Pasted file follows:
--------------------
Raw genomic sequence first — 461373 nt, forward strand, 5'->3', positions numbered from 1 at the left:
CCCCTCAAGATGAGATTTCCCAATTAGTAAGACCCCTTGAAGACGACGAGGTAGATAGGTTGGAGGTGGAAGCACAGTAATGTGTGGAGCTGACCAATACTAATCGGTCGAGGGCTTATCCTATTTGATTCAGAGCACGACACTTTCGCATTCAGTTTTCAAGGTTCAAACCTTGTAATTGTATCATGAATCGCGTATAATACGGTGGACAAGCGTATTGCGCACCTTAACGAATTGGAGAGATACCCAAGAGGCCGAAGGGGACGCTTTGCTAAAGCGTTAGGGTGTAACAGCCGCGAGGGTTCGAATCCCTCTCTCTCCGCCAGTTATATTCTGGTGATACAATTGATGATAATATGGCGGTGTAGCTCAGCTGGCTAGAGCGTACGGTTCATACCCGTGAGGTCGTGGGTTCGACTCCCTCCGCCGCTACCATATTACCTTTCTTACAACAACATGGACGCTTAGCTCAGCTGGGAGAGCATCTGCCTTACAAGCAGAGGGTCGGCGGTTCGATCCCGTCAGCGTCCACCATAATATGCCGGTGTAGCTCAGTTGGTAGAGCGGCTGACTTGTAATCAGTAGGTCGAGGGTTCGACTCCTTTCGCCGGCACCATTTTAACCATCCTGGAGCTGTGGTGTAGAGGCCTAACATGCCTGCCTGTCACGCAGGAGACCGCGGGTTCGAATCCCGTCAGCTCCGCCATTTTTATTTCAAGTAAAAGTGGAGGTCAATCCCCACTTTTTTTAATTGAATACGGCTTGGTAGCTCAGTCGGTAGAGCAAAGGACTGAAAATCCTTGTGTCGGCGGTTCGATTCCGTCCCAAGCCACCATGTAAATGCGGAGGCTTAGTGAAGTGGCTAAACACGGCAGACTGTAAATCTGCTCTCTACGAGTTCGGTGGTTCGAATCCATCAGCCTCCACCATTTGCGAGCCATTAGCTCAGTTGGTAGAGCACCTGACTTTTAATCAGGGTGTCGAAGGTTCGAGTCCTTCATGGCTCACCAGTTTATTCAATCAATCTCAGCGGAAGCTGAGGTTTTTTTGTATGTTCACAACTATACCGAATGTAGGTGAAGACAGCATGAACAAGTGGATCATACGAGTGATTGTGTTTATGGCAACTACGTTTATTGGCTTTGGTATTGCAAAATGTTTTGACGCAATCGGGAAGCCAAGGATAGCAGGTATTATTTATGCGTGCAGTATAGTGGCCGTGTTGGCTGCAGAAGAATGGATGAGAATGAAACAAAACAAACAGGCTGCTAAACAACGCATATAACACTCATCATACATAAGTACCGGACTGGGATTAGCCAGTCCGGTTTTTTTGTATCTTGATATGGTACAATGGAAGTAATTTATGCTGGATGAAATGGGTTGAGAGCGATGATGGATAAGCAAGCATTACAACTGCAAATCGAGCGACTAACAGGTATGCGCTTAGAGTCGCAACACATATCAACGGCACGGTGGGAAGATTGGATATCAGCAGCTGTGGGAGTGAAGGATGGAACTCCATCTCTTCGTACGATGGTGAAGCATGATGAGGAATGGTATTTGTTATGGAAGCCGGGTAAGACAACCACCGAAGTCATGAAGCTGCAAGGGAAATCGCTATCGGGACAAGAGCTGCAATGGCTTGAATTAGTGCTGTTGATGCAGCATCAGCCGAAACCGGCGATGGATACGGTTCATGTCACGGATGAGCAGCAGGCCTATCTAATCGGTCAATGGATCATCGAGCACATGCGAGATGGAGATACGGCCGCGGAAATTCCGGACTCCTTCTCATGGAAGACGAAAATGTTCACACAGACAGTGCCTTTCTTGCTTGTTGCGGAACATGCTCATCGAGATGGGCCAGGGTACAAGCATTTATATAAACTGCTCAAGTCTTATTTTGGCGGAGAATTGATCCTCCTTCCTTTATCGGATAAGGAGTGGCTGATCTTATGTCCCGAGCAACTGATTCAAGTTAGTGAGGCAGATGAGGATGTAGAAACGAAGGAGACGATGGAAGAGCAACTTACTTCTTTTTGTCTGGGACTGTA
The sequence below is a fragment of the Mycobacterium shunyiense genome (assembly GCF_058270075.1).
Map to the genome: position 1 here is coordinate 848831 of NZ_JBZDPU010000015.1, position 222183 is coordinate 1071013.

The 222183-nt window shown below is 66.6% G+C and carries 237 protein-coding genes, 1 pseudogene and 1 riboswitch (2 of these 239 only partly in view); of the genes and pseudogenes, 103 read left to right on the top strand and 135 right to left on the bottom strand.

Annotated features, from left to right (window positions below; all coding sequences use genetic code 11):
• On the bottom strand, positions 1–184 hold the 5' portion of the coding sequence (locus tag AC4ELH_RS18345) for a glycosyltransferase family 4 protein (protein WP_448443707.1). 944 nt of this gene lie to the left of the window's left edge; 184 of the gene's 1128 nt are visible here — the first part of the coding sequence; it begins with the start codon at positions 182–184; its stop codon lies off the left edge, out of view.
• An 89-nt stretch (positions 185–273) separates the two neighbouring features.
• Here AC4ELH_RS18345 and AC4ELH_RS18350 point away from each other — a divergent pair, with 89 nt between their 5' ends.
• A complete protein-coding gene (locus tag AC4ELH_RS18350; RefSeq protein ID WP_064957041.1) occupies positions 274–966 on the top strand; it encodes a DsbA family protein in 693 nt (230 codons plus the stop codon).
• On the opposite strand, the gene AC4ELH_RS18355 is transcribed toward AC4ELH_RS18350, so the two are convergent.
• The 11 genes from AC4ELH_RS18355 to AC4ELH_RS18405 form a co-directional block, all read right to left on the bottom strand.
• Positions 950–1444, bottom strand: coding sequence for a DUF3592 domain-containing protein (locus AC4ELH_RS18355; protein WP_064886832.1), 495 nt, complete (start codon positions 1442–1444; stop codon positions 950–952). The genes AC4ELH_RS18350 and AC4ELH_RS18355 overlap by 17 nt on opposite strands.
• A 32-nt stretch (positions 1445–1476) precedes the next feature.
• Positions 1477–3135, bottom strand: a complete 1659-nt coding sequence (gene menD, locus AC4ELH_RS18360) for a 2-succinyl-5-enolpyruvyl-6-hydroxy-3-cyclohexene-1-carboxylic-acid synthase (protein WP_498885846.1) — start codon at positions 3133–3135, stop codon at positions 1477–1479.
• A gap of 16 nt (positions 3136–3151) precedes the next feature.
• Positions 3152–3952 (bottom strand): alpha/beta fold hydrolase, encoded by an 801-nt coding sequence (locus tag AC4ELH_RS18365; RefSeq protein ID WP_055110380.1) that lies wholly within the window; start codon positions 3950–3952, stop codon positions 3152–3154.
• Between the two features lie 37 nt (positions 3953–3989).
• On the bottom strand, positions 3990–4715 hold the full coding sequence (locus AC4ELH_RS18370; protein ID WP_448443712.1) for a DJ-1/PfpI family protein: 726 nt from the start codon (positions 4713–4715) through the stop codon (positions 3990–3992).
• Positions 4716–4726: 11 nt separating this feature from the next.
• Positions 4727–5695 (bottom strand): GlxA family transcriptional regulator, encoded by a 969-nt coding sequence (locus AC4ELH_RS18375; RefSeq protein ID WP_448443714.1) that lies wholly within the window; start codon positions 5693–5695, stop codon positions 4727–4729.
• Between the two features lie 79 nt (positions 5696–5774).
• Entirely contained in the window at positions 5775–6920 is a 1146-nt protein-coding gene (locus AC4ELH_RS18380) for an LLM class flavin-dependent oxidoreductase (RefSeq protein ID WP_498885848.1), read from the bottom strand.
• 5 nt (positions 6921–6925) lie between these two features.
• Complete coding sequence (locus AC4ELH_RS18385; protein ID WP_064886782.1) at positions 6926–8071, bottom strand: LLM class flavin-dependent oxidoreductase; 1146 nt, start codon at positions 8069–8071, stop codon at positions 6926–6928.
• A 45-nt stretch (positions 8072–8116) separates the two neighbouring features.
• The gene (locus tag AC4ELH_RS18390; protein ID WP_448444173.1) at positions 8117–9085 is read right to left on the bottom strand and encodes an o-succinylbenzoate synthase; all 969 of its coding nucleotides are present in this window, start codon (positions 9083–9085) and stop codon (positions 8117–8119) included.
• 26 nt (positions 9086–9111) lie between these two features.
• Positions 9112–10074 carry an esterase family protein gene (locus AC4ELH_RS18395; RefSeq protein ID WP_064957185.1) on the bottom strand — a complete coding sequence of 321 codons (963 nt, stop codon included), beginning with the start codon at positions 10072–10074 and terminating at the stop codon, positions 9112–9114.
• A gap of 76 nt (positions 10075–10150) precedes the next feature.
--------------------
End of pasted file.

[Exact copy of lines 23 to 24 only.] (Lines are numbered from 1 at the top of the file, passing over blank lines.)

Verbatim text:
• Entirely contained in the window at positions 5775–6920 is a 1146-nt protein-coding gene (locus AC4ELH_RS18380) for an LLM class flavin-dependent oxidoreductase (RefSeq protein ID WP_498885848.1), read from the bottom strand.
• 5 nt (positions 6921–6925) lie between these two features.